US crackdown on immigrants who use public benefits takes effect

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US crackdown on immigrants who use public benefits takes effect

Wednesday, February 26, 2020

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PHOENIX, Arizona (AP) — Pastor Antonio Velasquez says that before the Donald Trump Administration announced a crackdown on immigrants using government social services, people lined up before sunrise outside a state office in a largely Latino Phoenix neighbourhood to sign up for food stamps and Medicaid.

No more.

“You had to arrive at 3 in the morning, and it might take you until the end of the day,” he said, pointing behind the office in the Maryvale neighbourhood to show how long the lines got.

But no one lined up one recent weekday morning, and there were just a handful of people inside.

With new rules taking effect Monday that disqualify more people from green cards if they use government benefits, droves of immigrants, including citizens and legal residents, have dropped social services they or their children may be entitled to out of fear they will be kicked out of the US, said Velazquez and other advocates.

“This will bring more poverty, more homeless, more illness,” said Velasquez, a well-known leader among Spanish-speaking immigrants in the Phoenix area.

Advocates around the US gathered Monday to discuss and criticise the policy.

Participants at a New York City round table said that in anticipation of the change, neighbourhoods with higher immigrant populations had seen enrolment declines in the Special Supplemental Nutrition Program for Women, Infants and Children, known as WIC. They also urged immigrants to get legal advice on how they may be affected.

In Boston, the Rev Dieufort Fleurissaint said some Haitian immigrants worry that accepting benefits could keep their relatives from coming to the US.

Bethany Li, of Greater Boston Legal Services, said Chinese families are passing on WIC benefits not covered by the new rules.

The guidelines that aim to determine whether immigrants seeking legal residency may become a government burden are part of the Trump Administration's broader effort to reduce immigration, particularly among poorer people.

The rules that critics say amount to a “wealth test” were set to take effect in October but were delayed by legal challenges alleging a violation of due process under the US Constitution. The Supreme Court last month cleared the way for the Trump Administration to move forward while the rules were litigated in the courts.

A 5-4 vote last Friday by the high court sided with the Trump Administration by lifting a last injunction covering just Illinois, giving White House Adviser Stephen Miller and other hardliners a resounding win in one of their boldest attempts to limit legal immigration.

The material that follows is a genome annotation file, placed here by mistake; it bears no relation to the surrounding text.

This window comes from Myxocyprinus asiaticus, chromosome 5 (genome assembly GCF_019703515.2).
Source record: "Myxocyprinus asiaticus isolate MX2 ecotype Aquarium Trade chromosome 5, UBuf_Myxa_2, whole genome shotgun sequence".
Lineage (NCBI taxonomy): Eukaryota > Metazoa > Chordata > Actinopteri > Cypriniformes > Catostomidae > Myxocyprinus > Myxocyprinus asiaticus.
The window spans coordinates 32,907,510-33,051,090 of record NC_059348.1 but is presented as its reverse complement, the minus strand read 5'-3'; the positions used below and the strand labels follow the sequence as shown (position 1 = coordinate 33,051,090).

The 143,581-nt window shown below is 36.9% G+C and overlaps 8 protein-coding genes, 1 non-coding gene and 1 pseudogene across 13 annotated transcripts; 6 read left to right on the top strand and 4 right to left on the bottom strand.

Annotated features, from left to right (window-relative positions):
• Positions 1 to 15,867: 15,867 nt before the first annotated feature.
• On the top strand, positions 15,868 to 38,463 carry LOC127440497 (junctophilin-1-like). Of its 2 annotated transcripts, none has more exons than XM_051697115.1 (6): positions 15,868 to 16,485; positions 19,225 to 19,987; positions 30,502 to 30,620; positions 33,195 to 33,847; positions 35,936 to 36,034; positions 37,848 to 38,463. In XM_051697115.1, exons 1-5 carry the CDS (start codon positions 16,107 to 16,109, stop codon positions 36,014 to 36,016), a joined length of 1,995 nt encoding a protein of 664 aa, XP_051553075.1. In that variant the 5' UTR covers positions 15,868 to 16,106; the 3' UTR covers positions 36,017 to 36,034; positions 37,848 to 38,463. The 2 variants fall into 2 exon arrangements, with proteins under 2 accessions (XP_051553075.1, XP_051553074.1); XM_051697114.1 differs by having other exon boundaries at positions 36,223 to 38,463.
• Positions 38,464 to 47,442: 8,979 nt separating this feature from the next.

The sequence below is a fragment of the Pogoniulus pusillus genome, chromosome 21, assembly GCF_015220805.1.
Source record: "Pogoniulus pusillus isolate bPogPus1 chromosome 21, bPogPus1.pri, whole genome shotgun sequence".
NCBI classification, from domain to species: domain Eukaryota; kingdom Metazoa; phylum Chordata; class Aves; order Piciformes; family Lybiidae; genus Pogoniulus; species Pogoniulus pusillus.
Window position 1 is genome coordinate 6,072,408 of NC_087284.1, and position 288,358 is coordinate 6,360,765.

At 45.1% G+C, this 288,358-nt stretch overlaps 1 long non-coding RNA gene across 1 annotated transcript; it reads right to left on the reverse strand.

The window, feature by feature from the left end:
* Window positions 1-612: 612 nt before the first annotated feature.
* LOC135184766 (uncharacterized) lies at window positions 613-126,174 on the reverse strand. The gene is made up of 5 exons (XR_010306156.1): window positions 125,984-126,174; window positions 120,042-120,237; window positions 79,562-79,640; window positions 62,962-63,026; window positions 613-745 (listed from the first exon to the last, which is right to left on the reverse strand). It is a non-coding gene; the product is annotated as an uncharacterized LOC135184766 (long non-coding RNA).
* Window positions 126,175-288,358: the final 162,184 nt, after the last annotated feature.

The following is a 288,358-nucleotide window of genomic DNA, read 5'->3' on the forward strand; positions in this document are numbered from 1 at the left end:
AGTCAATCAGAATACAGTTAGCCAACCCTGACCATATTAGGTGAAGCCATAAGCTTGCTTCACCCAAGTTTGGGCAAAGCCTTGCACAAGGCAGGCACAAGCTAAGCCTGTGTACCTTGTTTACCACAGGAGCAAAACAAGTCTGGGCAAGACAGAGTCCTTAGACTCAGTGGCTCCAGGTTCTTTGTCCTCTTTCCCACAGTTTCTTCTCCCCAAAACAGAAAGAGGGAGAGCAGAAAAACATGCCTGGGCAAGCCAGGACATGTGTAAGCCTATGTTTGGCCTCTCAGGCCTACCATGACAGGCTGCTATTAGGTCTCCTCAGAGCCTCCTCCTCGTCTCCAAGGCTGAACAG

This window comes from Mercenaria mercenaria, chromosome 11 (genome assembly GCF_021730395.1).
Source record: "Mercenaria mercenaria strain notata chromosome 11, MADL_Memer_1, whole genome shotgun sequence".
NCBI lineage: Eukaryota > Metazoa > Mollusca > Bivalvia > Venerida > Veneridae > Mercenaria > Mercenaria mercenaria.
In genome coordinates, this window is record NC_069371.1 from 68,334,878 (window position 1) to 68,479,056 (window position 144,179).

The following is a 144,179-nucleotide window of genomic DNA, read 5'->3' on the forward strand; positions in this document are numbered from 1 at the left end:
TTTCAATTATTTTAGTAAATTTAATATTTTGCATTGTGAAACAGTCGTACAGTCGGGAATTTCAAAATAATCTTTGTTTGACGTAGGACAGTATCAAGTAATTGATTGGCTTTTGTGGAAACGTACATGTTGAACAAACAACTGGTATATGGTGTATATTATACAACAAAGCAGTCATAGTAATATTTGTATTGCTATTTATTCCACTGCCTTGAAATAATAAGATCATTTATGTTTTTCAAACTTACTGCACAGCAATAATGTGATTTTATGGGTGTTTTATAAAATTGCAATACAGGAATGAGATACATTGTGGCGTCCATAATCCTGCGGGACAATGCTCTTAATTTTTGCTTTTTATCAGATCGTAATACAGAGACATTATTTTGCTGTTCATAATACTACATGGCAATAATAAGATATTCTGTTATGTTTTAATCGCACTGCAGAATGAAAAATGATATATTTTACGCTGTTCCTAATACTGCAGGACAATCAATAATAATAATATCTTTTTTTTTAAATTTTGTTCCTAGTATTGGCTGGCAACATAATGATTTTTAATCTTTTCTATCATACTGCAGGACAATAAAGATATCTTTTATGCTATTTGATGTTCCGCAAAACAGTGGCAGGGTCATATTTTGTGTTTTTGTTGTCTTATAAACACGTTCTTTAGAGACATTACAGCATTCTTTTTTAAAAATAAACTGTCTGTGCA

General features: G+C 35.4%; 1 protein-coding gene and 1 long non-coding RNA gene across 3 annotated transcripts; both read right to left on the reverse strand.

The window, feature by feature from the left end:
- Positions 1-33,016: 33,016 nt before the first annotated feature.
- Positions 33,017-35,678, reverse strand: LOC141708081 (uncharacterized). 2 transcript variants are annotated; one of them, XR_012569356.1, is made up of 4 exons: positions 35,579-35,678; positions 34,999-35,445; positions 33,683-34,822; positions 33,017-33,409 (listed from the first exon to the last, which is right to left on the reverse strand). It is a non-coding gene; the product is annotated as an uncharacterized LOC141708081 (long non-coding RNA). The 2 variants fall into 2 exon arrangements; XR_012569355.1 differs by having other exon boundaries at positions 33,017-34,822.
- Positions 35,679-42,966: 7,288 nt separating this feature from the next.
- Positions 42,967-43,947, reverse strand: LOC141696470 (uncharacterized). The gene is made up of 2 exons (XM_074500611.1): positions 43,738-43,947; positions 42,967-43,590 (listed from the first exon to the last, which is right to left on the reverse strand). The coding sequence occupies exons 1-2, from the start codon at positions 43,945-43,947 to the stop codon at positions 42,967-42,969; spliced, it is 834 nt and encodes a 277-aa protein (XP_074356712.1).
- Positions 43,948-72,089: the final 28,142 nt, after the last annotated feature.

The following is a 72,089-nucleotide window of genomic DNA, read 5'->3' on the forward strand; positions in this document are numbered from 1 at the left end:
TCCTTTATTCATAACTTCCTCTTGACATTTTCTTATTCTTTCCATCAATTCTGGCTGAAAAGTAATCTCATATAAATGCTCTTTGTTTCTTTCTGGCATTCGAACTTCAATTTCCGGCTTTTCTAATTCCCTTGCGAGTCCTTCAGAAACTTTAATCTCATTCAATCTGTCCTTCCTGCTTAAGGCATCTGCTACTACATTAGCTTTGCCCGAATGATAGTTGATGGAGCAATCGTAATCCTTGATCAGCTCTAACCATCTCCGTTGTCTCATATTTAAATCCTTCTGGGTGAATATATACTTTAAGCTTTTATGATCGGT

Justice Sonia Sotomayor issued a blistering dissent, criticising the Administration for quickly turning to the Supreme Court after facing losses in lower courts, and suggesting that her conservative colleagues handled the litigation inconsistently in their desire to give Trump a victory.

White House press secretary Stephanie Grisham said last Saturday that the change will “re-establish the fundamental legal principle that newcomers to our society should be financially self-reliant and not dependent on the largess of United States taxpayers”.

Ken Cuccinelli, acting deputy Homeland Security secretary, said Monday on Fox News Channel's Fox & Friends that the change is “not a moral judgement on individuals, it is an economic one”.

He said the Government expects “people seeking to be long-term immigrants here, and maybe join us as citizens, will be able to stand on their own two feet”. He said the rules were “a major priority for the president”.

Federal law already requires those seeking permanent residency or legal status to prove they will not be a burden to the US — a “public charge”, in government lingo. But the new rules include a wider range of programmes that could disqualify them, including using Medicaid, food stamps and housing vouchers.

The chilling effect spreading through immigrant communities recalls how millions of refugees dumped social services during the welfare changes of the 1990s, even though the legislation that prompted the cuts explicitly exempted them.

Nazanin Ash, Washington-based vice-president for global policy and advocacy for the non-profit International Rescue Committee, pointed to research showing some 37 per cent of refugees exempted from the Clinton-era changes in welfare benefits dropped food stamps they were entitled to.

Ash said the Trump Administration rules would likely cause similar hardships for immigrants who contribute to the American economy.

“To call them a burden on society is factually incorrect,” she said.

The non-profit Migration Policy Institute in Washington said in an August policy paper that it expects “a significant share” of the nearly 23 million non-citizens and US citizens in immigrant families who use public benefits will drop them.


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